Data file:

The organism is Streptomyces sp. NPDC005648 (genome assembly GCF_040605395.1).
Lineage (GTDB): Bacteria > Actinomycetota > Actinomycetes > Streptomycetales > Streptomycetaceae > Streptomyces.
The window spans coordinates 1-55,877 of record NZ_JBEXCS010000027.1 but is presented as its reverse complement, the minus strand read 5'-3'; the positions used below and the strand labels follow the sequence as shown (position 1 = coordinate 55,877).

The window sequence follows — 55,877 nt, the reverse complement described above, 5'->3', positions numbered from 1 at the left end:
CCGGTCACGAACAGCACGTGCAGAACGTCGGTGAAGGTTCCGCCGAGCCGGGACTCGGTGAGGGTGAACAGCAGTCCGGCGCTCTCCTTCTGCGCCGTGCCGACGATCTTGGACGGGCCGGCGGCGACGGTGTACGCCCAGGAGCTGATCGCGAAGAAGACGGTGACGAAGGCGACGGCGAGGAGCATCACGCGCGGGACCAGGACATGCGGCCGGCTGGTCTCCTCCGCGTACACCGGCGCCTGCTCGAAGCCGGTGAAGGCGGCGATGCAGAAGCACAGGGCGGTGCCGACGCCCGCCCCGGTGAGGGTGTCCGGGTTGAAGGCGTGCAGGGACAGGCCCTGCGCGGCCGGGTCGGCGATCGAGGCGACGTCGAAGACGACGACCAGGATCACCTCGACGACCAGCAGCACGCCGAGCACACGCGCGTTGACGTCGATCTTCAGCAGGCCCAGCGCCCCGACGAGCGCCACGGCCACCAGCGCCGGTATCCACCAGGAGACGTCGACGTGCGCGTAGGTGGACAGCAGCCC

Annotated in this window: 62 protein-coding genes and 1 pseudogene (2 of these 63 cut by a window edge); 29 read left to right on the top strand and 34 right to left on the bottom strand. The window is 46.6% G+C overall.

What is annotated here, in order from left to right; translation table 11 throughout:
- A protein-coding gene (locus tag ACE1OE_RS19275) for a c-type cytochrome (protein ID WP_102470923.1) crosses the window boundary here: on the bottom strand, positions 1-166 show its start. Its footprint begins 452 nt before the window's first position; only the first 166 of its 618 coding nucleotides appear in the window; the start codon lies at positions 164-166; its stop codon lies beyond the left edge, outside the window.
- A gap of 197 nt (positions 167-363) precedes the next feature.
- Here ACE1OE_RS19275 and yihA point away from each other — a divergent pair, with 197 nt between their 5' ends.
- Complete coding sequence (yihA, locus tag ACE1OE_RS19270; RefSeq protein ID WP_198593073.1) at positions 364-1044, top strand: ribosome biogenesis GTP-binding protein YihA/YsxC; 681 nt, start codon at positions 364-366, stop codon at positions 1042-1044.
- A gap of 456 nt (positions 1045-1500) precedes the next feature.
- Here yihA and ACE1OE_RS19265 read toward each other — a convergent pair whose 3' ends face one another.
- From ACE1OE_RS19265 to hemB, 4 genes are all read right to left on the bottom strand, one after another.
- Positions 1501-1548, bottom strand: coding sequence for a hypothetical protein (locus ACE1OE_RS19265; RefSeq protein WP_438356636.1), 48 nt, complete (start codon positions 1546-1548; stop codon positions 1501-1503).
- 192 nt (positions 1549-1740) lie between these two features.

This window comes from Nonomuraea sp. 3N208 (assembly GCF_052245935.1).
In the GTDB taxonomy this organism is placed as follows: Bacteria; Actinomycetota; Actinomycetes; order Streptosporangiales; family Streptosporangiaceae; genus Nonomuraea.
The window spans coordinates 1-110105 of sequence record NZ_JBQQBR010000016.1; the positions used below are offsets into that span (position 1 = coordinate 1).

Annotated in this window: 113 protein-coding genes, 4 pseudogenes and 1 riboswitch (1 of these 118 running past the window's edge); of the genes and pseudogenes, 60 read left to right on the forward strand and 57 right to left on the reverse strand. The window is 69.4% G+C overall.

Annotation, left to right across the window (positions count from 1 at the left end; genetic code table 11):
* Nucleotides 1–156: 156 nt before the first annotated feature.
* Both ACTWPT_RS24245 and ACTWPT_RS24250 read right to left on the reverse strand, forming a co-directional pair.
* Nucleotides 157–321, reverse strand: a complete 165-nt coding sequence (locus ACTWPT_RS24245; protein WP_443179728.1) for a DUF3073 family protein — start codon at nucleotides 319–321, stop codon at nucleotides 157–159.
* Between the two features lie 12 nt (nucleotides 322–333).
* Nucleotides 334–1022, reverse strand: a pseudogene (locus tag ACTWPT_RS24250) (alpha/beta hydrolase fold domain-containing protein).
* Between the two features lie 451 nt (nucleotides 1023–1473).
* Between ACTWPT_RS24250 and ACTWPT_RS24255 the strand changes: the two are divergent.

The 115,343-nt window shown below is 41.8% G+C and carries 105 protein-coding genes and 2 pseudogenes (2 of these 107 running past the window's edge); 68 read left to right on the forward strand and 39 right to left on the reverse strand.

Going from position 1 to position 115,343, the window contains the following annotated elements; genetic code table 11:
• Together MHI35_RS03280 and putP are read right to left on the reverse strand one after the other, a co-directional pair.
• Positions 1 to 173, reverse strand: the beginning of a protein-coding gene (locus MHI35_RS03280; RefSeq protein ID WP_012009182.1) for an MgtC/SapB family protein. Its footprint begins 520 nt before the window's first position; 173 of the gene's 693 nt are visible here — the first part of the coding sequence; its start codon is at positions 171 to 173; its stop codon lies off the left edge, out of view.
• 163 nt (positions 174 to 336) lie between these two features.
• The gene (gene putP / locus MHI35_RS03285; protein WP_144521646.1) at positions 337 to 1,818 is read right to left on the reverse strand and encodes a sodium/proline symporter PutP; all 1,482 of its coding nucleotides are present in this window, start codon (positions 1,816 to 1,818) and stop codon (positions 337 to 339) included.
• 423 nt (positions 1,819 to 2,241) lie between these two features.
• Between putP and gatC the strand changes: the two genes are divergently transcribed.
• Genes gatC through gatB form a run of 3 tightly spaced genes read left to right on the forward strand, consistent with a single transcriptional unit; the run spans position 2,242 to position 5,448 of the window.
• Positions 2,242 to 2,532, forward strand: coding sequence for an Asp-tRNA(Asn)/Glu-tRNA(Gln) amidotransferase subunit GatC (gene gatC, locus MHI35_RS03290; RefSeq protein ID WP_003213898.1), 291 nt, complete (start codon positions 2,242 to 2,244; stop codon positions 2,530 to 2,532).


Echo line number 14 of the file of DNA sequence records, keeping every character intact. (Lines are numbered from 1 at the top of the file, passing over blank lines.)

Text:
- From ACE1OE_RS19265 to hemB, 4 genes are all read right to left on the bottom strand, one after another.